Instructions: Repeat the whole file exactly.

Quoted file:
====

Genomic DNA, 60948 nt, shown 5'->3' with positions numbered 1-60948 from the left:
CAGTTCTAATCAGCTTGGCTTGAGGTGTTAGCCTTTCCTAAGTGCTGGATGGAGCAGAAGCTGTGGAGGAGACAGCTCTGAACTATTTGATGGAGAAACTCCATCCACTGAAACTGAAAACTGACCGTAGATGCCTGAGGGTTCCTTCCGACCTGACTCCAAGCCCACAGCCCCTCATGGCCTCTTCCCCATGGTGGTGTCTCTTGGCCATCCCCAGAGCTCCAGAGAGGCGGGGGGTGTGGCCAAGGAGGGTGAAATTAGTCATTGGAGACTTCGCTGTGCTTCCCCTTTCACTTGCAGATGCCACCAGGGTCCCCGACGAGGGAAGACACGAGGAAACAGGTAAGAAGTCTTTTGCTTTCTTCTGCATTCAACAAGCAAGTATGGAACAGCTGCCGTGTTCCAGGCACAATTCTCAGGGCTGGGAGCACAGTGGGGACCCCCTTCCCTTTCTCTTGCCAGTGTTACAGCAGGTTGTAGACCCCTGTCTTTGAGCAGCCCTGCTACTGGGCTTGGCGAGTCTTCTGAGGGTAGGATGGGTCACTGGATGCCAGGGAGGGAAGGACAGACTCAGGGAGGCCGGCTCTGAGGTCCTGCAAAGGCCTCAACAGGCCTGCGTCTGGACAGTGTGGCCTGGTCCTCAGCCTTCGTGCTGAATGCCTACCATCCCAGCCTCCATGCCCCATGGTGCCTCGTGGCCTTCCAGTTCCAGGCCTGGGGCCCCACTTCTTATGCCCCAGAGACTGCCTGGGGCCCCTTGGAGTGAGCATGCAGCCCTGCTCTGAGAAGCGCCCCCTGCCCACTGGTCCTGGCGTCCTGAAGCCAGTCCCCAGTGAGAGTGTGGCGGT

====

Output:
Genomic DNA, 60948 nt, shown 5'->3' with positions numbered 1-60948 from the left:
CAGTTCTAATCAGCTTGGCTTGAGGTGTTAGCCTTTCCTAAGTGCTGGATGGAGCAGAAGCTGTGGAGGAGACAGCTCTGAACTATTTGATGGAGAAACTCCATCCACTGAAACTGAAAACTGACCGTAGATGCCTGAGGGTTCCTTCCGACCTGACTCCAAGCCCACAGCCCCTCATGGCCTCTTCCCCATGGTGGTGTCTCTTGGCCATCCCCAGAGCTCCAGAGAGGCGGGGGGTGTGGCCAAGGAGGGTGAAATTAGTCATTGGAGACTTCGCTGTGCTTCCCCTTTCACTTGCAGATGCCACCAGGGTCCCCGACGAGGGAAGACACGAGGAAACAGGTAAGAAGTCTTTTGCTTTCTTCTGCATTCAACAAGCAAGTATGGAACAGCTGCCGTGTTCCAGGCACAATTCTCAGGGCTGGGAGCACAGTGGGGACCCCCTTCCCTTTCTCTTGCCAGTGTTACAGCAGGTTGTAGACCCCTGTCTTTGAGCAGCCCTGCTACTGGGCTTGGCGAGTCTTCTGAGGGTAGGATGGGTCACTGGATGCCAGGGAGGGAAGGACAGACTCAGGGAGGCCGGCTCTGAGGTCCTGCAAAGGCCTCAACAGGCCTGCGTCTGGACAGTGTGGCCTGGTCCTCAGCCTTCGTGCTGAATGCCTACCATCCCAGCCTCCATGCCCCATGGTGCCTCGTGGCCTTCCAGTTCCAGGCCTGGGGCCCCACTTCTTATGCCCCAGAGACTGCCTGGGGCCCCTTGGAGTGAGCATGCAGCCCTGCTCTGAGAAGCGCCCCCTGCCCACTGGTCCTGGCGTCCTGAAGCCAGTCCCCAGTGAGAGTGTGGCGGT